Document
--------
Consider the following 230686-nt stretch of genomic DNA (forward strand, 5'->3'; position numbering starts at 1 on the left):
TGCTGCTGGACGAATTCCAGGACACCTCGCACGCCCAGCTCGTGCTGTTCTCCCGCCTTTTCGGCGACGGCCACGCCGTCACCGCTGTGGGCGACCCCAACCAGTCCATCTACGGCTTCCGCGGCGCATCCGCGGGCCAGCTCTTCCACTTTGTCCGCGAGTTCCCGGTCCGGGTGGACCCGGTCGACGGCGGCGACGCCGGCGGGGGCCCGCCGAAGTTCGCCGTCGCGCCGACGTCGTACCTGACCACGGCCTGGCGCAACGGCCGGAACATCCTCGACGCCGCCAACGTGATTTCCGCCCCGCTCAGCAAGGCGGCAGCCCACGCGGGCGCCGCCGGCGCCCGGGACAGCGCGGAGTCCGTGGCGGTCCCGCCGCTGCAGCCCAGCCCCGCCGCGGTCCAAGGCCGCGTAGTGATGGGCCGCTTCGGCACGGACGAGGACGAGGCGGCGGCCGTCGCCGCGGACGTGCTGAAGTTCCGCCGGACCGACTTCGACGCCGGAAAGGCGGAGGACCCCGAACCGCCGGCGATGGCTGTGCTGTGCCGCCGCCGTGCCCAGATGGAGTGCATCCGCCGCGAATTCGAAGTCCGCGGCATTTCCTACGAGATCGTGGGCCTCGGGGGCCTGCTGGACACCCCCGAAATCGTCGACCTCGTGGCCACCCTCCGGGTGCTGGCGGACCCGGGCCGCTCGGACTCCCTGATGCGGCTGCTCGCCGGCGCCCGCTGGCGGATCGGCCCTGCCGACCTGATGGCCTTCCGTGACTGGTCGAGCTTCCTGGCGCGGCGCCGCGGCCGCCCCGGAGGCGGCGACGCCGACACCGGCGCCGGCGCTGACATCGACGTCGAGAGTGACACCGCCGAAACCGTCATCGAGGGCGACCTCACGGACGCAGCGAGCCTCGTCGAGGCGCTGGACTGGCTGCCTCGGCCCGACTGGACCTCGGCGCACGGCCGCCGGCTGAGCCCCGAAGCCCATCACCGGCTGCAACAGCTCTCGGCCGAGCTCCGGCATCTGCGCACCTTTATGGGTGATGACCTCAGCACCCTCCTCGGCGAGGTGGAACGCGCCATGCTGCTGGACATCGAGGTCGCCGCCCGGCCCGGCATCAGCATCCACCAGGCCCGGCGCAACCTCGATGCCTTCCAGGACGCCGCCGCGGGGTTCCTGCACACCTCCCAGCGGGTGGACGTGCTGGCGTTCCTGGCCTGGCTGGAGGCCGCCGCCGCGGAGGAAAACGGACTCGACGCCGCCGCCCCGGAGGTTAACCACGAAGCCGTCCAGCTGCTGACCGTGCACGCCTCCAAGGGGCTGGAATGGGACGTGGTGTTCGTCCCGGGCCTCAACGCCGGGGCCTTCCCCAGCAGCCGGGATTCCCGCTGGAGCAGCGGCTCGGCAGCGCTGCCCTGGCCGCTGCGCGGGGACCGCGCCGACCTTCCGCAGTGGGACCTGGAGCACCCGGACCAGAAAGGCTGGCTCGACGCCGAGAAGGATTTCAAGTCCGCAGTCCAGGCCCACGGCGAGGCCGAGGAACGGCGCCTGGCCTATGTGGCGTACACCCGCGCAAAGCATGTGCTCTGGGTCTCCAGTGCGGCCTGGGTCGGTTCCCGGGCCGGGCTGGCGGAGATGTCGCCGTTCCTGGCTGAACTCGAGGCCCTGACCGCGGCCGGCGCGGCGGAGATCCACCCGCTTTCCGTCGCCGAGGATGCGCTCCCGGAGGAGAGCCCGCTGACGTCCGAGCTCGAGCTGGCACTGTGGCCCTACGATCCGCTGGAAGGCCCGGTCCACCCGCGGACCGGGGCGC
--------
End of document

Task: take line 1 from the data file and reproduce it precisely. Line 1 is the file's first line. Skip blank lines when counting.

Consider the following 230686-nt stretch of genomic DNA (forward strand, 5'->3'; position numbering starts at 1 on the left):